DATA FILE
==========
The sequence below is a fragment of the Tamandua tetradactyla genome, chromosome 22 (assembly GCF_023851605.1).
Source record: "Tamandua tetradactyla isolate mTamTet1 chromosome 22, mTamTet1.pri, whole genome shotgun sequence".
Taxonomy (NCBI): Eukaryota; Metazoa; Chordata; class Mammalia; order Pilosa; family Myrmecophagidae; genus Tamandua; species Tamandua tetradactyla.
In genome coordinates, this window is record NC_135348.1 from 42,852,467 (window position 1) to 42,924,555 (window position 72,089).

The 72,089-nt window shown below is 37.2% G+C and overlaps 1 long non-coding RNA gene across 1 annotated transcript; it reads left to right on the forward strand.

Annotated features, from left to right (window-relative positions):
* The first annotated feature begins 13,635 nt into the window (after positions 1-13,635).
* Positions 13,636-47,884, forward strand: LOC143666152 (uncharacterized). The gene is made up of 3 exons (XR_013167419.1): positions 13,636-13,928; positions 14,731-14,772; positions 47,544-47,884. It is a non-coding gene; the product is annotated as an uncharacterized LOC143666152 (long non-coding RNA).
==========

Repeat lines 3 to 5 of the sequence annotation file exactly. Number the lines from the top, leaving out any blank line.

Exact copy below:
Taxonomy (NCBI): Eukaryota; Metazoa; Chordata; class Mammalia; order Pilosa; family Myrmecophagidae; genus Tamandua; species Tamandua tetradactyla.
In genome coordinates, this window is record NC_135348.1 from 42,852,467 (window position 1) to 42,924,555 (window position 72,089).

The 72,089-nt window shown below is 37.2% G+C and overlaps 1 long non-coding RNA gene across 1 annotated transcript; it reads left to right on the forward strand.